William Cook

I’m walking round Britain – in my back garden

I’m walking round Britain – in my back garden
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What’s the best way to keep in shape during the lockdown? That’s the First World problem I’ve been using to distract me during these strange, distressing times. My wife and teenage children are doing online workouts, but that looks far too tiring. Instead, I’m walking round Britain — in my back garden.

I got the idea from a walking trail called Walk the Planets, in Ruislip Woods, not far from where I live. It’s a round trip of about two miles, which doubles as a tour of the solar system. At a scale of five billion to one, Mercury, Venus, Earth and Mars are barely a hundred yards apart (on the same scale the nearest star system, Alpha Centauri, would be in San Francisco).

I’ve walked that route more times than I can count, and now I’m stuck at home it got me thinking: why not map out a similar walking trail around Britain, in my back garden? On a more modest scale (17,600 to one, if my maths is right), in a few minutes I can walk from Land’s End to John O’Groats and back again. As I complete each circuit fond memories come flooding back: Exmoor, Dartmoor, the Peak District, the Yorkshire Dales — outings I took for granted until a few weeks ago, all of them off-limits now.

It’s only now that we can’t travel that we realise how much these places mean to us — places we’ve never lived in, but places we feel a deep affection for nonetheless. ‘Tourist’ tends to be a dirty word these days but tourism is part of the history of these places — not only an essential industry, but something that connects pampered urbanites like me with the wilder corners of the country. Our parents took us there and we took our children there. Our happy holidays in these locations are part of the stories of our lives.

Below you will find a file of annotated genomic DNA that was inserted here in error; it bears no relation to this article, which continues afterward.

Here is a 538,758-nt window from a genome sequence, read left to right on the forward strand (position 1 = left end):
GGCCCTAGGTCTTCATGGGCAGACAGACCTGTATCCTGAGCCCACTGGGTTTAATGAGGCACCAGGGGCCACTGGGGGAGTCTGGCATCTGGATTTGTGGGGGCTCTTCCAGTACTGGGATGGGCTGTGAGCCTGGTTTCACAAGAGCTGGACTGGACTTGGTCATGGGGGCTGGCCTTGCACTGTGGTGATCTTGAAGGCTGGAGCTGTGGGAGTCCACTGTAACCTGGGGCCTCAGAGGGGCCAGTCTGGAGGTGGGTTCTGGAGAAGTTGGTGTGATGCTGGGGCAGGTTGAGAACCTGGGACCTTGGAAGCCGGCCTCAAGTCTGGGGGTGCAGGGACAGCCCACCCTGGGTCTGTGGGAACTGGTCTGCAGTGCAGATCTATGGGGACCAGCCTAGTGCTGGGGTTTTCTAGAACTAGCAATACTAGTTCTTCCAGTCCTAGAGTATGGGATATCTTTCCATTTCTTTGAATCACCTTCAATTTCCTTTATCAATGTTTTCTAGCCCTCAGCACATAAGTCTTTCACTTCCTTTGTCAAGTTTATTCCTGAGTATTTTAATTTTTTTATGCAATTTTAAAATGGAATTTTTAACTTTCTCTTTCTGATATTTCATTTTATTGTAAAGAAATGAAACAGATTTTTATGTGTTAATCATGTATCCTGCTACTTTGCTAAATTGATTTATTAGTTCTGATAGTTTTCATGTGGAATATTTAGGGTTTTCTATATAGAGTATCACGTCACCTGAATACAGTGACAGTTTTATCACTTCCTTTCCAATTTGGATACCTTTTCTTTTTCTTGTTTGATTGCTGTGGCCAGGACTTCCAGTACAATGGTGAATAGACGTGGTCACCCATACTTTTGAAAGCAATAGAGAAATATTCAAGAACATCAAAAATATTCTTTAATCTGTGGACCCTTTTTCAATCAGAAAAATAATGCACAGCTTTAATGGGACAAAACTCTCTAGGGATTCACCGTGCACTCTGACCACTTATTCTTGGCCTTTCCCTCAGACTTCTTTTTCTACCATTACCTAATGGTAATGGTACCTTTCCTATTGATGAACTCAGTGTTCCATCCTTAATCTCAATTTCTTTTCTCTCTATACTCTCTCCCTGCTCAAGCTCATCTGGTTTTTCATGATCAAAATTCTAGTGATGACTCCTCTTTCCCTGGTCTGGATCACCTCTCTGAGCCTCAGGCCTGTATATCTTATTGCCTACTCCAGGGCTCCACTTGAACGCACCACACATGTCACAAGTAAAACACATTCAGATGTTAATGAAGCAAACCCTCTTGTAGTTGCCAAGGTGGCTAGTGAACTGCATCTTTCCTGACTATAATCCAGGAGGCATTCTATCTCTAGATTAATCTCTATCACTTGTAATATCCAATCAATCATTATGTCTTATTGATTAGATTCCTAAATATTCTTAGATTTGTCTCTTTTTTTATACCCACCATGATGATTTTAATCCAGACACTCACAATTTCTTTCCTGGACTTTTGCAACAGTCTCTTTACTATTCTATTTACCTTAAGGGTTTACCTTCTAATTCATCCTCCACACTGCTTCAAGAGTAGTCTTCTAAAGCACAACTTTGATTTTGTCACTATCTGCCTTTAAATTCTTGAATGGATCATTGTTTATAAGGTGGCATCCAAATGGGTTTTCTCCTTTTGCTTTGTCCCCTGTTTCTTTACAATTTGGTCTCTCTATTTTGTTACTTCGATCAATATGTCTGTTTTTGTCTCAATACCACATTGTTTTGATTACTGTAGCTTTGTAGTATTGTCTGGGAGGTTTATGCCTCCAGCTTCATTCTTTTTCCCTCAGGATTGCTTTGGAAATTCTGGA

Naturally, it’s right and proper that these places are out of bounds in the current crisis. The last thing locals need is townies turning up and making life even more difficult. Yet our feelings for these places are sincere. Where would the Lake District be without interlopers like Beatrix Potter, Arthur Ransome and Alfred Wainwright? Where would St Ives be without outsiders like Barbara Hepworth and Bernard Leach?

So, where will you head for, when life finally returns to normal? I’d like to walk along the Water of Leith, through Edinburgh, once more. I’d love to go back to Catterline, on the Aberdeenshire Coast. It’d be good to return to Hadrian’s Wall, but most of all I want to be back on the Thames Path. When my son was small we walked from the Thames Barrier all the way to Henley. Now he’s bigger than me, maybe we can complete the trip, from Henley to the source. As I wander round my garden I revisit all these places in my mind’s eye. It’s no substitute for being there, but it makes me realise what I’m missing, and how much I’ll relish these journeys when we’re allowed to travel again.

In the meantime I’m getting to know my garden a lot better. This land used to be an orchard. These trees were here before I was here. They’ll be here after I’m gone. Somehow, that feels oddly comforting right now. ‘The world reveals itself to those who walk,’ said Werner Herzog. Even if you’re only walking round and round in circles in your back garden.